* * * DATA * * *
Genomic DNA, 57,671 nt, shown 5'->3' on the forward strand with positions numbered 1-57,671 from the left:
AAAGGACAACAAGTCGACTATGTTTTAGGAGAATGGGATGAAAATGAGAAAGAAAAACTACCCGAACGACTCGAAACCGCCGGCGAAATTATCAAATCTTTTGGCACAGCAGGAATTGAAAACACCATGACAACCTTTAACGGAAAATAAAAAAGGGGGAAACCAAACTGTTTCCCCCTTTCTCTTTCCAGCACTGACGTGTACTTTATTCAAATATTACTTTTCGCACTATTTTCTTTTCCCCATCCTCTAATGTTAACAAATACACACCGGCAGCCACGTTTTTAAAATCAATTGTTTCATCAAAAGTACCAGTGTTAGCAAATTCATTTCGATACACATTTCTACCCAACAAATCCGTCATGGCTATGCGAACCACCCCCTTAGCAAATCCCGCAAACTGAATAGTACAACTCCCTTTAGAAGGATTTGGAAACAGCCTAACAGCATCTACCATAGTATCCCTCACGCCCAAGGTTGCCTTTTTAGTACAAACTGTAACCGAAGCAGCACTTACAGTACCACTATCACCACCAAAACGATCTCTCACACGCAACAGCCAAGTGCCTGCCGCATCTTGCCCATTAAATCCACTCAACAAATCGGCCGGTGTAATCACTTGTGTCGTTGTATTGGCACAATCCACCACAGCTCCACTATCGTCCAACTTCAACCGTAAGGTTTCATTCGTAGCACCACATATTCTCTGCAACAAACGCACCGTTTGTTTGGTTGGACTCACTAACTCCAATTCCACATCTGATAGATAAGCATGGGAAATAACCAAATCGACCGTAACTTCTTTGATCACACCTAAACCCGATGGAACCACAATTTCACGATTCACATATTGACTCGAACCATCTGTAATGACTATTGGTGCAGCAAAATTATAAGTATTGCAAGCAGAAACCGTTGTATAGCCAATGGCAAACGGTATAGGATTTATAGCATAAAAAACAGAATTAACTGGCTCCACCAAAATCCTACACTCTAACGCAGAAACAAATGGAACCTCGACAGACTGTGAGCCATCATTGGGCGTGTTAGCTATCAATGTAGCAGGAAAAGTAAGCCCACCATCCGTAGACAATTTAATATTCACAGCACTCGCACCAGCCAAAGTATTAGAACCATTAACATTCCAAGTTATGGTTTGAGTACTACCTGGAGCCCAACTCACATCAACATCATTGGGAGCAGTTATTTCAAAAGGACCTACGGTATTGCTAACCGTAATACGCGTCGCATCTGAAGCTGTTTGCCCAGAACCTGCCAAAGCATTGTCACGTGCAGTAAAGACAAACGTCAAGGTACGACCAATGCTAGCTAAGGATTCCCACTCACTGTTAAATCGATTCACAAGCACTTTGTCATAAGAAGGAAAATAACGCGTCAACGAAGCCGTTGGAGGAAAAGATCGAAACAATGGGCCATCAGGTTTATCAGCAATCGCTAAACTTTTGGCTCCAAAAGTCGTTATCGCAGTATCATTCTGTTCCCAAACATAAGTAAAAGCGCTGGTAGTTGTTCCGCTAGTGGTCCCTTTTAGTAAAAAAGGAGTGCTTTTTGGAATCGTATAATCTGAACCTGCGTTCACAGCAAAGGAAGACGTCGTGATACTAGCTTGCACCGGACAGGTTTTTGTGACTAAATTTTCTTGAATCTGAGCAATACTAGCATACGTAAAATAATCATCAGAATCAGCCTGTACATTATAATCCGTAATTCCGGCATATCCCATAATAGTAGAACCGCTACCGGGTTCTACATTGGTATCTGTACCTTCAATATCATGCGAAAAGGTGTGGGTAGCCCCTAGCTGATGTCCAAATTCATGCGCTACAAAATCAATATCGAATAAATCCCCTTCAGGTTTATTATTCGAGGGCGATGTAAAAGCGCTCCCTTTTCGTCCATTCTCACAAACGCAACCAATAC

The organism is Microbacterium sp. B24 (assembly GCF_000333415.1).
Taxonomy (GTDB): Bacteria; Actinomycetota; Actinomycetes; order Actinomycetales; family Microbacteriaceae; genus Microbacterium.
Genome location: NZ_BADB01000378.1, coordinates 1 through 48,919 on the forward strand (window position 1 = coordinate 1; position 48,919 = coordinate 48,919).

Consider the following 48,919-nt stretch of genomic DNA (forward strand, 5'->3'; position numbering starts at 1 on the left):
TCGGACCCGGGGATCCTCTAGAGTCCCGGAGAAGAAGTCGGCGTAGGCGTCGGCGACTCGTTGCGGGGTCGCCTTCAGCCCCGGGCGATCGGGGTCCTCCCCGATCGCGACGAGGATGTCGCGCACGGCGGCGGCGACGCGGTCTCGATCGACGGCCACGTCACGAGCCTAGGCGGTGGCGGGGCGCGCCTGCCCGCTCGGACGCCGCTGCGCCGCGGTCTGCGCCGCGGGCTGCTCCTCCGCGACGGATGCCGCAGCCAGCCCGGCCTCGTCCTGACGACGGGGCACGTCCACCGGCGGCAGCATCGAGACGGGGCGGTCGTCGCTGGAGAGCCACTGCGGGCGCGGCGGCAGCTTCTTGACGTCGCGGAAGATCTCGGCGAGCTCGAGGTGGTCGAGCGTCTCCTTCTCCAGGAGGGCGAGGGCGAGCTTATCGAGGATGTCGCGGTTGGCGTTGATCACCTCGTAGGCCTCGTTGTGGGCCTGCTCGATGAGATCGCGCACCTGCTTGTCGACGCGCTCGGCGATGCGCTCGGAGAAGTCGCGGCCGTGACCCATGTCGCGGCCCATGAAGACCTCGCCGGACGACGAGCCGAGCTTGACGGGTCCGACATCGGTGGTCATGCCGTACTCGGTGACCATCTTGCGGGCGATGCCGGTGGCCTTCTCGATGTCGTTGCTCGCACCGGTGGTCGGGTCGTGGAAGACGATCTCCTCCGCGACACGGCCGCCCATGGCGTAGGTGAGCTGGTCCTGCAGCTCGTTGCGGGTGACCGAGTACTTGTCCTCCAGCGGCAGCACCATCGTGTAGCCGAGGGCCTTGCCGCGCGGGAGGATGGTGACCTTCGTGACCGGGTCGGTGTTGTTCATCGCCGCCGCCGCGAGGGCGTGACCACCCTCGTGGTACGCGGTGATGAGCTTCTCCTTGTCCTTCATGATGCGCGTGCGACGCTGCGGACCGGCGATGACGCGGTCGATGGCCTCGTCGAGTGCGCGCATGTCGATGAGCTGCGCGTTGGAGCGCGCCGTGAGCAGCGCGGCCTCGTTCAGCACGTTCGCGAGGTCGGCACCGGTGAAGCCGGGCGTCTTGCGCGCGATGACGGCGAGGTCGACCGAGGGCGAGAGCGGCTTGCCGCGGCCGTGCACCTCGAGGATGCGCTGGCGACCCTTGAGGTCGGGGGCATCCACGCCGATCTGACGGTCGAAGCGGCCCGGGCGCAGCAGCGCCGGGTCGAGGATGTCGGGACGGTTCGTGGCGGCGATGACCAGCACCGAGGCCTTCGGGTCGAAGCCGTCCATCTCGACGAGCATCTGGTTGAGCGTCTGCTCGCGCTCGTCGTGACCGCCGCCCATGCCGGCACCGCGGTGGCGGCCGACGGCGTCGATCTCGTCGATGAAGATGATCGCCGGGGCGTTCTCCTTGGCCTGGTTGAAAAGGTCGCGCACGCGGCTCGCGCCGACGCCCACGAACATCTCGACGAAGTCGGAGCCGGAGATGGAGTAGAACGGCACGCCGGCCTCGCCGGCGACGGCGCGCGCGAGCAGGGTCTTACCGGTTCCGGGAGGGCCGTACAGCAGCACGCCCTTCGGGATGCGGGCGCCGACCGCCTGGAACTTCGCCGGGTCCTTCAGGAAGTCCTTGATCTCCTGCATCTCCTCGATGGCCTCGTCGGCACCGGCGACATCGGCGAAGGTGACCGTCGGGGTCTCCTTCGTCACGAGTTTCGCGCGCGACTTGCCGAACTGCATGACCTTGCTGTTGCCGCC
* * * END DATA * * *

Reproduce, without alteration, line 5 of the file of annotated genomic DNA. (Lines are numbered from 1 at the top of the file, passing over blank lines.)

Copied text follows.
Genome location: NZ_BADB01000378.1, coordinates 1 through 48,919 on the forward strand (window position 1 = coordinate 1; position 48,919 = coordinate 48,919).